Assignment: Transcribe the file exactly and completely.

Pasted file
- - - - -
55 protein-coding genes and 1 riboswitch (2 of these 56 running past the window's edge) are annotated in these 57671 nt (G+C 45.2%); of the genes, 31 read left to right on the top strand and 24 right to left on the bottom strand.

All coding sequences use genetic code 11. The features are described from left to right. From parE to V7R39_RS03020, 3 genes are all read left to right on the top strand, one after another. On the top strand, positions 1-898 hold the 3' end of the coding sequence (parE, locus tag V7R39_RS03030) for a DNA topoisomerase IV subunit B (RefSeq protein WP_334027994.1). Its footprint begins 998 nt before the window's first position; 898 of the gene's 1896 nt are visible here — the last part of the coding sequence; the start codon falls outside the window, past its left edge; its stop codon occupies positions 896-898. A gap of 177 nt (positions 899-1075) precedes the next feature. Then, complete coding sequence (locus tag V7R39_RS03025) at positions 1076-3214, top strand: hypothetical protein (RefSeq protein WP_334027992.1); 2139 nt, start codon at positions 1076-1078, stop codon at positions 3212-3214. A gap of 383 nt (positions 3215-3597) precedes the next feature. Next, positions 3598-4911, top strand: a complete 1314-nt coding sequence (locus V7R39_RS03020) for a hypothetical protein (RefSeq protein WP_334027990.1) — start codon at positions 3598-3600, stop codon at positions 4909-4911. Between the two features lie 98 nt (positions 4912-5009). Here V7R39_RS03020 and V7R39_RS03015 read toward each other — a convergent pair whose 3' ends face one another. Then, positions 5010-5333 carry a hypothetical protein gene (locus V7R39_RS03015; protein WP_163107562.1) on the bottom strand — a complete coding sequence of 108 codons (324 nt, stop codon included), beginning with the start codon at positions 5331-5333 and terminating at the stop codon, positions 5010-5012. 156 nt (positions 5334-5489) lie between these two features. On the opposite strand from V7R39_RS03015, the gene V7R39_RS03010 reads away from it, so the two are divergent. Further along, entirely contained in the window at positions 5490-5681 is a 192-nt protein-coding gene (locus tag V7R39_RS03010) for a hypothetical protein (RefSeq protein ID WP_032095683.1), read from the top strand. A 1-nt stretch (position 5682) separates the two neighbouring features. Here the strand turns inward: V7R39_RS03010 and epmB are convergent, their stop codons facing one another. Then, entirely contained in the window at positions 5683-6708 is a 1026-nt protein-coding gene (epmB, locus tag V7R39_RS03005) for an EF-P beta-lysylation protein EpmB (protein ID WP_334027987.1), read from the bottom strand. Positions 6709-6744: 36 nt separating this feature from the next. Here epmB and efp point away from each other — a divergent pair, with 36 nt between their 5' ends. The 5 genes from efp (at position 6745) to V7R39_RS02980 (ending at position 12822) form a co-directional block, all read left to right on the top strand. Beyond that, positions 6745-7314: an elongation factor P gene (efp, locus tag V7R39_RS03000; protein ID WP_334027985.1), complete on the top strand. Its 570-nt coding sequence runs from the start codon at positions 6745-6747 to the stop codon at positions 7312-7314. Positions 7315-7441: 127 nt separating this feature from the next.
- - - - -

55 protein-coding genes and 1 riboswitch (2 of these 56 running past the window's edge) are annotated in these 57671 nt (G+C 45.2%); of the genes, 31 read left to right on the top strand and 24 right to left on the bottom strand.

All coding sequences use genetic code 11. The features are described from left to right. From parE to V7R39_RS03020, 3 genes are all read left to right on the top strand, one after another. On the top strand, positions 1-898 hold the 3' end of the coding sequence (parE, locus tag V7R39_RS03030) for a DNA topoisomerase IV subunit B (RefSeq protein WP_334027994.1). Its footprint begins 998 nt before the window's first position; 898 of the gene's 1896 nt are visible here — the last part of the coding sequence; the start codon falls outside the window, past its left edge; its stop codon occupies positions 896-898. A gap of 177 nt (positions 899-1075) precedes the next feature. Then, complete coding sequence (locus tag V7R39_RS03025) at positions 1076-3214, top strand: hypothetical protein (RefSeq protein WP_334027992.1); 2139 nt, start codon at positions 1076-1078, stop codon at positions 3212-3214. A gap of 383 nt (positions 3215-3597) precedes the next feature. Next, positions 3598-4911, top strand: a complete 1314-nt coding sequence (locus V7R39_RS03020) for a hypothetical protein (RefSeq protein WP_334027990.1) — start codon at positions 3598-3600, stop codon at positions 4909-4911. Between the two features lie 98 nt (positions 4912-5009). Here V7R39_RS03020 and V7R39_RS03015 read toward each other — a convergent pair whose 3' ends face one another. Then, positions 5010-5333 carry a hypothetical protein gene (locus V7R39_RS03015; protein WP_163107562.1) on the bottom strand — a complete coding sequence of 108 codons (324 nt, stop codon included), beginning with the start codon at positions 5331-5333 and terminating at the stop codon, positions 5010-5012. 156 nt (positions 5334-5489) lie between these two features. On the opposite strand from V7R39_RS03015, the gene V7R39_RS03010 reads away from it, so the two are divergent. Further along, entirely contained in the window at positions 5490-5681 is a 192-nt protein-coding gene (locus tag V7R39_RS03010) for a hypothetical protein (RefSeq protein ID WP_032095683.1), read from the top strand. A 1-nt stretch (position 5682) separates the two neighbouring features. Here the strand turns inward: V7R39_RS03010 and epmB are convergent, their stop codons facing one another. Then, entirely contained in the window at positions 5683-6708 is a 1026-nt protein-coding gene (epmB, locus tag V7R39_RS03005) for an EF-P beta-lysylation protein EpmB (protein ID WP_334027987.1), read from the bottom strand. Positions 6709-6744: 36 nt separating this feature from the next. Here epmB and efp point away from each other — a divergent pair, with 36 nt between their 5' ends. The 5 genes from efp (at position 6745) to V7R39_RS02980 (ending at position 12822) form a co-directional block, all read left to right on the top strand. Beyond that, positions 6745-7314: an elongation factor P gene (efp, locus tag V7R39_RS03000; protein ID WP_334027985.1), complete on the top strand. Its 570-nt coding sequence runs from the start codon at positions 6745-6747 to the stop codon at positions 7312-7314. Positions 7315-7441: 127 nt separating this feature from the next.